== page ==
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Ancel, A, Kooyman GL, Ponganis PJ, Gendner JP, Lignon J, Mestre X, Huin N, Thorson PH, Robisson P, Lemaho Y.  1992.  Foraging behaviour of emperor penguins as a resource detector in winter and summer. Nature. 360:336-339.   10.1038/360336a0   AbstractWebsite

The emperor penguin (Aptenodytes forsteri), which feeds only at sea, is restricted to the higher latitudes of the antarctic sea-ice habitat1-3. It breeds on the winter fast ice when temperatures are -30-degrees-C and high winds are frequent3. Assuming entirely the task of incubating the single egg, the male fasts for about 120 days in the most severe conditions. When it is relieved by the female around hatching time, the distance between the colony and the open sea may be 100 km or more4,5, but where emperors go to forage at that time or during the summer is unknown. The polynias are areas of open water in sea-ice and during winter, with the under-ice habitats at any time of the year, they are among the most difficult of all Antarctic areas to sample. Here we monitor by satellite the routes taken by emperor penguins for foraging and compare them with satellite images of sea-ice. Winter birds walking over fast ice travelled up to 296 km to feed in polynias, whereas those swimming in light pack-ice travelled as far as 895 km from the breeding colony. One record of diving showed that although most dives are to mid-water depths, some are near the bottom. Obtaining such detailed information on foraging in emperor penguins means that this bird now offers a unique opportunity to investigate the Antarctic sea-ice habitat.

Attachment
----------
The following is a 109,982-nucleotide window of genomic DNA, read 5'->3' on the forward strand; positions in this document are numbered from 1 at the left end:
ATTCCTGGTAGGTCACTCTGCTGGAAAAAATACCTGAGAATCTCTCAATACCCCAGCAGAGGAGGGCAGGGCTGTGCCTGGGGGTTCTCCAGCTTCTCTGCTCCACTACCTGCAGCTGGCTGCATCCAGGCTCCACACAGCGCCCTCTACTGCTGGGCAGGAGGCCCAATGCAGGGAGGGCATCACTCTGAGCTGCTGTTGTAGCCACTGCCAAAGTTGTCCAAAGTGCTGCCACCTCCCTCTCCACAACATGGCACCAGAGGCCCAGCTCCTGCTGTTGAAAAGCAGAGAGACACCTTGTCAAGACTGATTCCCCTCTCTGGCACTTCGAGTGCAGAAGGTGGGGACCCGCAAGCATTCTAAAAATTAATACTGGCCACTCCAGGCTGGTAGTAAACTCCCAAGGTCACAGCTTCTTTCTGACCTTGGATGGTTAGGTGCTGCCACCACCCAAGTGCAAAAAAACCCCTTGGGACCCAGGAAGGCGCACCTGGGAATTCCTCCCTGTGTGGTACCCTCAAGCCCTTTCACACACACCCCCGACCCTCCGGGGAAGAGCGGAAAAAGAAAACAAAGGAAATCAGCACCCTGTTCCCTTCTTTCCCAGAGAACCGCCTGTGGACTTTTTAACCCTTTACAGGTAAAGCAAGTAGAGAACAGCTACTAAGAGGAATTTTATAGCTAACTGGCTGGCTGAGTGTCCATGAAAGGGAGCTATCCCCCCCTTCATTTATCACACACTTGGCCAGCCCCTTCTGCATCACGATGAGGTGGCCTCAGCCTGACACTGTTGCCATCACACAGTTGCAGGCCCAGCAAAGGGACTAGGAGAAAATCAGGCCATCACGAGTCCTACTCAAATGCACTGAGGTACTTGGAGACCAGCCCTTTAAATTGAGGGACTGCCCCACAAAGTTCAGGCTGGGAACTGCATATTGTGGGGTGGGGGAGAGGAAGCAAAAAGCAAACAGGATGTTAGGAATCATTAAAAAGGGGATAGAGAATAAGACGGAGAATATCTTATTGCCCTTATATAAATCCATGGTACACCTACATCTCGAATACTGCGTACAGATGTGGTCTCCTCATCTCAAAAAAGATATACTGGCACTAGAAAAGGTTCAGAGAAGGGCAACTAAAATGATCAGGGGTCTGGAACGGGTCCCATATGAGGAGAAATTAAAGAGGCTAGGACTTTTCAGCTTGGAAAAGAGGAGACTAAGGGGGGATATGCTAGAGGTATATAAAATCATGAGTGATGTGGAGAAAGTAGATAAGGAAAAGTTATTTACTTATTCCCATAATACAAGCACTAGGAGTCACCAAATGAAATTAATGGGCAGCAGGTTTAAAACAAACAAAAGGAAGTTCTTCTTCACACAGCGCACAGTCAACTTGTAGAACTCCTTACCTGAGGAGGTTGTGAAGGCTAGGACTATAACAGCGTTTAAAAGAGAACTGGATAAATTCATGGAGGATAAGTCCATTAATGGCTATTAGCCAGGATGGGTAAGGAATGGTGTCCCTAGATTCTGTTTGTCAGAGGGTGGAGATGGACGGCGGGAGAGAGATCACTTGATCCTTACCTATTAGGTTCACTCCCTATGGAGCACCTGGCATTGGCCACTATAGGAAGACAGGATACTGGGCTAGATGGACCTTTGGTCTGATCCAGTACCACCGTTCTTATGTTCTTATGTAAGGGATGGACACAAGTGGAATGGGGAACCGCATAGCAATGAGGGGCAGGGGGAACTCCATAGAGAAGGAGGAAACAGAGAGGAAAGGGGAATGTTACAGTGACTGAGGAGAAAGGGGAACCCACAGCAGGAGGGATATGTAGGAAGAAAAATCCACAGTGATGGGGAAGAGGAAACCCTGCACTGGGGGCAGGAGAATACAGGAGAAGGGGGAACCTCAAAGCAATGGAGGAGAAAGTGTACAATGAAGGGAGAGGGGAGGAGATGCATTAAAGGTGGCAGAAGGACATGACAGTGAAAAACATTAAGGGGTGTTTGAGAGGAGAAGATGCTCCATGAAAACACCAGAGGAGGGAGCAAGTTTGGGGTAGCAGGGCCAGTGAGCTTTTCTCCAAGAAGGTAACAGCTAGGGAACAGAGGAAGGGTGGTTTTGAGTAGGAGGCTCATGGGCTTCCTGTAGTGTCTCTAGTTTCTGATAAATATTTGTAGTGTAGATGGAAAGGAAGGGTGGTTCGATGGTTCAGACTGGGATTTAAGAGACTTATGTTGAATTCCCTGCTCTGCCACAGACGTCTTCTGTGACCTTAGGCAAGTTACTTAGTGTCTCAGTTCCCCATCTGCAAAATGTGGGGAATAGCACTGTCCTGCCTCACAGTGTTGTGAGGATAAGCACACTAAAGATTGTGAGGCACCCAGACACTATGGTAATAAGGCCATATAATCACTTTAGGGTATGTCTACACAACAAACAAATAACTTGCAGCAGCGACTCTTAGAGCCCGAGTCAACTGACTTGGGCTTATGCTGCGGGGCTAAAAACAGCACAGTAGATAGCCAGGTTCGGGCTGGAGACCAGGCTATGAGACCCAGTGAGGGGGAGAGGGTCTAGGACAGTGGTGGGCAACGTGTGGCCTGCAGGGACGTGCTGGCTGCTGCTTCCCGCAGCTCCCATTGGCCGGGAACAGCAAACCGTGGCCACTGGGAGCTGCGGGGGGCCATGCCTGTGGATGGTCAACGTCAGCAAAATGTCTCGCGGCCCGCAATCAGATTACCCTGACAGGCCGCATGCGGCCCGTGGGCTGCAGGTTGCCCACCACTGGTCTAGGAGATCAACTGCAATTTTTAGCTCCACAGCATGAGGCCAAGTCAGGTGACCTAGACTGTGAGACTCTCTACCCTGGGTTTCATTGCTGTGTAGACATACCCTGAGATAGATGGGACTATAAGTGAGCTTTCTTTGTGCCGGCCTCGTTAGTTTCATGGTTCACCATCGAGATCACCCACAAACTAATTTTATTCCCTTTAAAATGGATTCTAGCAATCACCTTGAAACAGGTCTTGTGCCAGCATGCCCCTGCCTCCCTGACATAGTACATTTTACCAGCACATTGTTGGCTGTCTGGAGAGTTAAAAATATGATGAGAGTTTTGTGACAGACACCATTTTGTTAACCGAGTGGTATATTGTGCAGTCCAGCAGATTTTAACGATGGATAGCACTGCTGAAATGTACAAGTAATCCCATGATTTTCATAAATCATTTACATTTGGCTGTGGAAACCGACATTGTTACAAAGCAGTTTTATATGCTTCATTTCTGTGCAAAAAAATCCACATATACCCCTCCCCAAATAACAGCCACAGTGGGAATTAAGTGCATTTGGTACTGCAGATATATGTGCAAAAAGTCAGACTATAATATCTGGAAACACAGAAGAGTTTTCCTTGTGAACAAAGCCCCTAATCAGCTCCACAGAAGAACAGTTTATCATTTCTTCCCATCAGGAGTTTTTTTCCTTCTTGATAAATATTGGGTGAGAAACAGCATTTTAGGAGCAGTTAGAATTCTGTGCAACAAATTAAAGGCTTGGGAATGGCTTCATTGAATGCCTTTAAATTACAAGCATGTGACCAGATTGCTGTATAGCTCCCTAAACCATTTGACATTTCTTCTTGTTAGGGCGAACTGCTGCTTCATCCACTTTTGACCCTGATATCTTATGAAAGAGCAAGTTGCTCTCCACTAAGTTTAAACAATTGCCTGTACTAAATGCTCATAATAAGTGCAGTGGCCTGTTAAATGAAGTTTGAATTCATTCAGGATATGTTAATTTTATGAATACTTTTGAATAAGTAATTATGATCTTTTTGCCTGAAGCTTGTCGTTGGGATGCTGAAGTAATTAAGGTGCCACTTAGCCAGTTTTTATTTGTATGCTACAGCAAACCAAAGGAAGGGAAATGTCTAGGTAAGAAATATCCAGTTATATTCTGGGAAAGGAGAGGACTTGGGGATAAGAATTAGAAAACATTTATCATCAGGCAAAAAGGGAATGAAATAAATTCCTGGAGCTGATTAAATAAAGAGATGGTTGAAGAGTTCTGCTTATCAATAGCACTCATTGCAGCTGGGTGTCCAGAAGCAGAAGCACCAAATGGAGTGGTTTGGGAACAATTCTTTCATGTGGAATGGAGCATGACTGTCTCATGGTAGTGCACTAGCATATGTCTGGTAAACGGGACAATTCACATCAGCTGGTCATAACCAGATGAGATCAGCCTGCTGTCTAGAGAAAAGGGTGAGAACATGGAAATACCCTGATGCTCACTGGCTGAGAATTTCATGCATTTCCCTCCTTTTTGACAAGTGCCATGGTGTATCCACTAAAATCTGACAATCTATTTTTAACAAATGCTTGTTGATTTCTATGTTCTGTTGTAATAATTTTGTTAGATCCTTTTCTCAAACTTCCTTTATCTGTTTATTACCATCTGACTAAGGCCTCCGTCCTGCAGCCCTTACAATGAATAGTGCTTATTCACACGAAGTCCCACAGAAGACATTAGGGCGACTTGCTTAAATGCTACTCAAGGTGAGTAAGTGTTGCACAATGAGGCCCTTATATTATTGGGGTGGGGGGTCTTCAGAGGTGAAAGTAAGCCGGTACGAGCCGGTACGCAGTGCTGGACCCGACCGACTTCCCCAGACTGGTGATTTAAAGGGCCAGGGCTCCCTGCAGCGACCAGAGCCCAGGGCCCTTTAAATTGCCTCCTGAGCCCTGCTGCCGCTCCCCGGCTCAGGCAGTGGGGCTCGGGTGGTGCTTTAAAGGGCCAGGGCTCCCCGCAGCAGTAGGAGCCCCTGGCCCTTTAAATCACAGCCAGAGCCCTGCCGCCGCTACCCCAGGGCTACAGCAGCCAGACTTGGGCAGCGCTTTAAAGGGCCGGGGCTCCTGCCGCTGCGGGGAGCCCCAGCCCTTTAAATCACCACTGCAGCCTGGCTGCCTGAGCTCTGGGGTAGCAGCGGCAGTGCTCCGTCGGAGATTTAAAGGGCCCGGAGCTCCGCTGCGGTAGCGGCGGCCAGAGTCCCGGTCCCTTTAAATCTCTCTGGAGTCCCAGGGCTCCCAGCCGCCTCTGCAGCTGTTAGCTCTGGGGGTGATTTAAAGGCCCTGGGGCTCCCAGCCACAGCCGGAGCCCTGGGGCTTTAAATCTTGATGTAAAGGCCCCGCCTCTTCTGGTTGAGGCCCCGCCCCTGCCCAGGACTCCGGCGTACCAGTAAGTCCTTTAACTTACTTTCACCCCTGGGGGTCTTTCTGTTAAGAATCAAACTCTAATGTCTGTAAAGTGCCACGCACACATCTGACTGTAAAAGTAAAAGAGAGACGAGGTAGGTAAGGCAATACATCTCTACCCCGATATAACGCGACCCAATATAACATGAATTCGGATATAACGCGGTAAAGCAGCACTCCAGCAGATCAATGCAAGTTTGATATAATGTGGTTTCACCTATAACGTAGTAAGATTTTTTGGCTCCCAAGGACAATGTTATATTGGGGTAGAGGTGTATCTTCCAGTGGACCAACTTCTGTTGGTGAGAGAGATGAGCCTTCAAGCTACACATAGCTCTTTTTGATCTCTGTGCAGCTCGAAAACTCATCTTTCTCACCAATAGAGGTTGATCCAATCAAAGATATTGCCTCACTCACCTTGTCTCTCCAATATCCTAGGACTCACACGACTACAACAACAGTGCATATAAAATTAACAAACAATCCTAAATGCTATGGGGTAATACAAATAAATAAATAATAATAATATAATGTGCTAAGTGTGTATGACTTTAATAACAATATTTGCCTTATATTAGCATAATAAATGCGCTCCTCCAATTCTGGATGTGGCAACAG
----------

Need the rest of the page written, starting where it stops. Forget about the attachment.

Ancel, A, Starke LN, Ponganis PJ, Van Dam R, Kooyman GL.  2000.  Energetics of surface swimming in Brandt's cormorants (Phalacrocorax penicillatus Brandt). Journal of Experimental Biology. 203:3727-3731. AbstractWebsite

The energy requirements of Brandt's cormorants (Phalacrocorax penicillatus) during surface swimming were measured in birds swimming under a metabolic chamber in a water flume. From the oxygen consumption recordings, we extrapolated the metabolic rate and cost of transport at water speeds ranging from 0 to 1.3 ms(-1). In still water, the birds' mean mass-specific rate of oxygen consumption ((V)over dot(O2),) while floating at the surface was 20.2ml O-2 min(-1) kg(-1), 2.1 times the predicted resting metabolic rate. During steady-state voluntary swimming against a how, their Po, increased with water speed, reaching 74 mi O-2 min(-1) kg(-1) at 1.3 ms(-1), which corresponded to an increase in metabolic rate from 11 to 25 W kg(-1). The cost of transport decreased,vith swimming velocity, approaching a minimum of 19 J kg(-1) m(-1) for a swimming speed of 1.3 m s(-1) Surface swimming in the cormorant costs approximately 18% less than sub-surface swimming. This confirms similar findings in tufted ducks (Aythya fuligula) and supports the hypothesis that increased energy requirements are necessary in these bird diving to overcome buoyancy and heat submergence.